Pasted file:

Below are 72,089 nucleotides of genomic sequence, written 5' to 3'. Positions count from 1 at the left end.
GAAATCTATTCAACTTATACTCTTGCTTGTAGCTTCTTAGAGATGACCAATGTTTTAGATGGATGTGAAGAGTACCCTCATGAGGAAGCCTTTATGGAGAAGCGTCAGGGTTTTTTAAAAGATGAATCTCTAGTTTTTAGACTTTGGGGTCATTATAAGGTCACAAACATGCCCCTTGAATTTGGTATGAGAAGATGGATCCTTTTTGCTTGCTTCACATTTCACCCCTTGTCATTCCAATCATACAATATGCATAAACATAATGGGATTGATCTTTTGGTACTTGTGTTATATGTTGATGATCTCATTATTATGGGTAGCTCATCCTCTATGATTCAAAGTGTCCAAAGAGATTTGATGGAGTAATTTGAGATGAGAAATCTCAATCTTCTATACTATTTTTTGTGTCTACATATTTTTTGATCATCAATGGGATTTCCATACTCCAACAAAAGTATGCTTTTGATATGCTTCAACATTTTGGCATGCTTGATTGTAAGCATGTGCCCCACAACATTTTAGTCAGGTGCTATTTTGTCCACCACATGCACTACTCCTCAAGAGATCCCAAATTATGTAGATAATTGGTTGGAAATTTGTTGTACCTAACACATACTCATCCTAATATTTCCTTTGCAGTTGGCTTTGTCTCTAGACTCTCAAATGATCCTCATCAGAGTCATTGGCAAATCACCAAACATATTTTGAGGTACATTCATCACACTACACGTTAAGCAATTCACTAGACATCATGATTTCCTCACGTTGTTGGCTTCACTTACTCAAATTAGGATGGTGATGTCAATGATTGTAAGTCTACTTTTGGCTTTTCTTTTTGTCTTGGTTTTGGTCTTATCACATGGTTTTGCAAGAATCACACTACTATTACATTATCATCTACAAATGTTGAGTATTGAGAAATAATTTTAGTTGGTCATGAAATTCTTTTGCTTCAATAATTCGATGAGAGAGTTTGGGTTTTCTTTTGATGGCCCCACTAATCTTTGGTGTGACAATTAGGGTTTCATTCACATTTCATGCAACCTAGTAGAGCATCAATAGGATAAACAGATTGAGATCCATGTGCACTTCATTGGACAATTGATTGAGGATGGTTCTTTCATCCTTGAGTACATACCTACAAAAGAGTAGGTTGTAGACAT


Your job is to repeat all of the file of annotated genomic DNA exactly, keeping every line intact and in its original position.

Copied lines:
Below are 72,089 nucleotides of genomic sequence, written 5' to 3'. Positions count from 1 at the left end.
GAAATCTATTCAACTTATACTCTTGCTTGTAGCTTCTTAGAGATGACCAATGTTTTAGATGGATGTGAAGAGTACCCTCATGAGGAAGCCTTTATGGAGAAGCGTCAGGGTTTTTTAAAAGATGAATCTCTAGTTTTTAGACTTTGGGGTCATTATAAGGTCACAAACATGCCCCTTGAATTTGGTATGAGAAGATGGATCCTTTTTGCTTGCTTCACATTTCACCCCTTGTCATTCCAATCATACAATATGCATAAACATAATGGGATTGATCTTTTGGTACTTGTGTTATATGTTGATGATCTCATTATTATGGGTAGCTCATCCTCTATGATTCAAAGTGTCCAAAGAGATTTGATGGAGTAATTTGAGATGAGAAATCTCAATCTTCTATACTATTTTTTGTGTCTACATATTTTTTGATCATCAATGGGATTTCCATACTCCAACAAAAGTATGCTTTTGATATGCTTCAACATTTTGGCATGCTTGATTGTAAGCATGTGCCCCACAACATTTTAGTCAGGTGCTATTTTGTCCACCACATGCACTACTCCTCAAGAGATCCCAAATTATGTAGATAATTGGTTGGAAATTTGTTGTACCTAACACATACTCATCCTAATATTTCCTTTGCAGTTGGCTTTGTCTCTAGACTCTCAAATGATCCTCATCAGAGTCATTGGCAAATCACCAAACATATTTTGAGGTACATTCATCACACTACACGTTAAGCAATTCACTAGACATCATGATTTCCTCACGTTGTTGGCTTCACTTACTCAAATTAGGATGGTGATGTCAATGATTGTAAGTCTACTTTTGGCTTTTCTTTTTGTCTTGGTTTTGGTCTTATCACATGGTTTTGCAAGAATCACACTACTATTACATTATCATCTACAAATGTTGAGTATTGAGAAATAATTTTAGTTGGTCATGAAATTCTTTTGCTTCAATAATTCGATGAGAGAGTTTGGGTTTTCTTTTGATGGCCCCACTAATCTTTGGTGTGACAATTAGGGTTTCATTCACATTTCATGCAACCTAGTAGAGCATCAATAGGATAAACAGATTGAGATCCATGTGCACTTCATTGGACAATTGATTGAGGATGGTTCTTTCATCCTTGAGTACATACCTACAAAAGAGTAGGTTGTAGACAT